A great many Canadians are shocked and appalled by the government’s new anti-terrorism legislation (Bill C-51, now law); but consider the French–an earlier post,
French Constitutional Court Approves New Powers for Intelligence Services
Decision clears final hurdle for a law which was accelerated after January terror spree in Paris
France’s top constitutional court mostly upheld a new French surveillance law that would give intelligence services broad new powers to spy in France and abroad.
The court-backed provisions of the law allow a wide range of new surveillance techniques meant for the Internet age, including the collection of “metadata” about online traffic and the use of software that can monitor every keystroke on a computer. The court said intelligence services can use these tools without approval of a judge, though the government must still seek permission from an independent body created to oversee surveillance activities.
The court, known as the Constitutional Council, did strike down a provision of the law that would allow emergency surveillance without the approval of the prime minister or another minister in the government.
This measure is “evidently a disproportionate violation of the right to respect for private life and the confidentiality of communication,” the council said.
The decision, announced late Thursday, clears the final hurdle for a law that was accelerated this spring in the wake of the January terror spree in Paris that left 17 dead, but has raised alarm bells among technology companies and civil liberties groups, which liken it to a French version of the U.S. Patriot Act.
French officials say they need authorization to use new spy tools, such as fake cellular towers that collect phone information, to counter a growing domestic terror threat posed by groups such as Islamic State. But amid opposition to the law, President François Hollande submitted it to the Constitutional Council for review before enacting it [one cannot see PM Harper doing anything similar these days]…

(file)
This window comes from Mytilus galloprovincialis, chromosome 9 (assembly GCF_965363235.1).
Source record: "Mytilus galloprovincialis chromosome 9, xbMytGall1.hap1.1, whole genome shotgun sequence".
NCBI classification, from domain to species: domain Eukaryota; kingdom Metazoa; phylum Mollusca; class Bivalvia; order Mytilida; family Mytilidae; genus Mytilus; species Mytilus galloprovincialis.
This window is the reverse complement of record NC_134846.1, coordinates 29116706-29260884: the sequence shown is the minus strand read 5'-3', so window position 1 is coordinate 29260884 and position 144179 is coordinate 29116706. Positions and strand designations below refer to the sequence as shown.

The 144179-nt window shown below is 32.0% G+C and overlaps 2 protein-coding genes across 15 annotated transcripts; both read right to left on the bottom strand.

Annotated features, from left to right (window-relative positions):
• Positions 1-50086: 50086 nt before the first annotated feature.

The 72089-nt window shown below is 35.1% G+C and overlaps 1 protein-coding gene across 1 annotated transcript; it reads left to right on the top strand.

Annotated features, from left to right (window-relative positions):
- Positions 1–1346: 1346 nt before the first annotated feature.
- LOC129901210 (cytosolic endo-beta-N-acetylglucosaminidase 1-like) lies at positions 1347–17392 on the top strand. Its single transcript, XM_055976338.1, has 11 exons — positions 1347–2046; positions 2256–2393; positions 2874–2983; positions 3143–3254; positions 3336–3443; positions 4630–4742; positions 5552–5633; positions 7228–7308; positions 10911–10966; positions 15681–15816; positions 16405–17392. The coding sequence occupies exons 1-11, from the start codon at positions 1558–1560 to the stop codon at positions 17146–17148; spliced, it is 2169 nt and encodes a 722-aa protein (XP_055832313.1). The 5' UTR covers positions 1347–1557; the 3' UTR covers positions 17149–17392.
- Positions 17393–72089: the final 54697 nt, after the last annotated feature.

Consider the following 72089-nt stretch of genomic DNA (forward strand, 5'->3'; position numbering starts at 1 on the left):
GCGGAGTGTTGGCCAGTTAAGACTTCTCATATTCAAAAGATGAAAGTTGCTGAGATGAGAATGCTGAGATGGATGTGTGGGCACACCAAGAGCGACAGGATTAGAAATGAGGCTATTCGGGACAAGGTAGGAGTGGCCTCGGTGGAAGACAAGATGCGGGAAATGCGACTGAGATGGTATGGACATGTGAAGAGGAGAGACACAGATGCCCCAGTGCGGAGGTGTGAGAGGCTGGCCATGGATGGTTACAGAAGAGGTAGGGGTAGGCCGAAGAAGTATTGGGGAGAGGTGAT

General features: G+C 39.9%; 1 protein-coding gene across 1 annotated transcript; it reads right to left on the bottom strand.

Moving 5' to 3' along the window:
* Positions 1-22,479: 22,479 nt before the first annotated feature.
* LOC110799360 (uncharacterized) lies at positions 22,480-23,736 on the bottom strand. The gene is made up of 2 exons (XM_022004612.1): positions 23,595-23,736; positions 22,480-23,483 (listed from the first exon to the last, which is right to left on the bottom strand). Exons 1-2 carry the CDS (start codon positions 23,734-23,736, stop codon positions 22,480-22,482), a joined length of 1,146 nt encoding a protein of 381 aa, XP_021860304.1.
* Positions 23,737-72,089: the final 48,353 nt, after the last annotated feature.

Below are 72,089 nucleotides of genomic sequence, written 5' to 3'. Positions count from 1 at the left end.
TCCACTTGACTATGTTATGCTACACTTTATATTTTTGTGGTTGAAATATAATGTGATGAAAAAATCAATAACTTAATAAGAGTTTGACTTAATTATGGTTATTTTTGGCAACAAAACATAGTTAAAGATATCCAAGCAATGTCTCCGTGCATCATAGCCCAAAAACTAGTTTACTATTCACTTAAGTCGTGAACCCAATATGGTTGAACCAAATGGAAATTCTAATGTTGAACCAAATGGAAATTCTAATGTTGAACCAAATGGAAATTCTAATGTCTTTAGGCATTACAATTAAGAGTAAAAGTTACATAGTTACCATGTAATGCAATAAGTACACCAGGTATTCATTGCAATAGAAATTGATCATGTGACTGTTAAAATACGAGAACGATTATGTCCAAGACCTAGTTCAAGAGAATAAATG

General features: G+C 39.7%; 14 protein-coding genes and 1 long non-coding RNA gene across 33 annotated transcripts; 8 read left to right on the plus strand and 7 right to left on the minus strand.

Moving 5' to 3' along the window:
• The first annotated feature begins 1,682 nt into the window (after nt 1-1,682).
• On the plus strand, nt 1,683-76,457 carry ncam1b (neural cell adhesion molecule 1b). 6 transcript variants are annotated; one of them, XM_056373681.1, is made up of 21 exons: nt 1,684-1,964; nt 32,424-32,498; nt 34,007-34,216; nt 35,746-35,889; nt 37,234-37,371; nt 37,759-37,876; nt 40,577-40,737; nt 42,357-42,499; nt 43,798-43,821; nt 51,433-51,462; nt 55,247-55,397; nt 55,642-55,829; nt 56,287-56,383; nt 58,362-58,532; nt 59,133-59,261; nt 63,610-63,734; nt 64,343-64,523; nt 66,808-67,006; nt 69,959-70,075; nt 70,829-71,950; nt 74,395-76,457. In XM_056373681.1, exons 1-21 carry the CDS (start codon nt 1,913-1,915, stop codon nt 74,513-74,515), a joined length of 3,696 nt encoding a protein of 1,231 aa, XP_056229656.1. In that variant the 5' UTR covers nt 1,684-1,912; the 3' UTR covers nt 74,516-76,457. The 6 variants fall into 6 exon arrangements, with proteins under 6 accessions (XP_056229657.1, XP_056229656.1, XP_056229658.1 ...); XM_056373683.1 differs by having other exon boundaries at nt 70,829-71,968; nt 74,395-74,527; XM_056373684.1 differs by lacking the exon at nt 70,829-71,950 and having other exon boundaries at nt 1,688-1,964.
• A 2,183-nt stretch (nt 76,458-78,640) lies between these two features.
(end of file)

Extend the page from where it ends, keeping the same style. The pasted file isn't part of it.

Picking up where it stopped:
Technology and telecom firms have in particular bristled at a provision in the law that could require them to install equipment—which in the debate have been called “black boxes”—that would comb Internet traffic for signs of terrorist activity. Opponents say such algorithmic detection amounts to mass surveillance, a contention French government officials deny…
In addition to the “black box” provision, the court approved other elements of the law that had been opposed by some legislators and civil liberties groups, such as one that allows intelligence services to obtain from telecommunications companies real-time access to Internet connection data of suspected terrorists. The court also endorsed new powers for intelligence services to bug suspects’ cars and homes to collect images, sound and data.
Another point of contention is the use of devices to spoof cellphone towers, which can be used to track targets and their associates. But such devices can scoop up information on otherwise innocent people nearby…
Back to Canada–earlier: